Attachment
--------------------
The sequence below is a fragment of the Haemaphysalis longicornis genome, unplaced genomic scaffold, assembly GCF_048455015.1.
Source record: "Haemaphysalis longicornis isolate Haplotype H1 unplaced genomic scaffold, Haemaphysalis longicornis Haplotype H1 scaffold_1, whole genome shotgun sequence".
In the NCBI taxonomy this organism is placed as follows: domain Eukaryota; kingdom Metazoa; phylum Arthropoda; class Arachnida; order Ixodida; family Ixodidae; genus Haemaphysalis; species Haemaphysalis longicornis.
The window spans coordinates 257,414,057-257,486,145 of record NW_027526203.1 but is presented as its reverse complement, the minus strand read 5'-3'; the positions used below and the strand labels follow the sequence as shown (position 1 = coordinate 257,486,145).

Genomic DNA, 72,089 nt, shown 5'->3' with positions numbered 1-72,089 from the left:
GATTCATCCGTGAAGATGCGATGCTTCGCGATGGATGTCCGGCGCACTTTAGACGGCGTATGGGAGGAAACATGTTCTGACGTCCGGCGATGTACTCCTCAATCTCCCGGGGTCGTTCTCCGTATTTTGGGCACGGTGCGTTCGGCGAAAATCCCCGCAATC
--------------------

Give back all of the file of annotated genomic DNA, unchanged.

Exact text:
The sequence below is a fragment of the Haemaphysalis longicornis genome, unplaced genomic scaffold, assembly GCF_048455015.1.
Source record: "Haemaphysalis longicornis isolate Haplotype H1 unplaced genomic scaffold, Haemaphysalis longicornis Haplotype H1 scaffold_1, whole genome shotgun sequence".
In the NCBI taxonomy this organism is placed as follows: domain Eukaryota; kingdom Metazoa; phylum Arthropoda; class Arachnida; order Ixodida; family Ixodidae; genus Haemaphysalis; species Haemaphysalis longicornis.
The window spans coordinates 257,414,057-257,486,145 of record NW_027526203.1 but is presented as its reverse complement, the minus strand read 5'-3'; the positions used below and the strand labels follow the sequence as shown (position 1 = coordinate 257,486,145).

Genomic DNA, 72,089 nt, shown 5'->3' with positions numbered 1-72,089 from the left:
GATTCATCCGTGAAGATGCGATGCTTCGCGATGGATGTCCGGCGCACTTTAGACGGCGTATGGGAGGAAACATGTTCTGACGTCCGGCGATGTACTCCTCAATCTCCCGGGGTCGTTCTCCGTATTTTGGGCACGGTGCGTTCGGCGAAAATCCCCGCAATC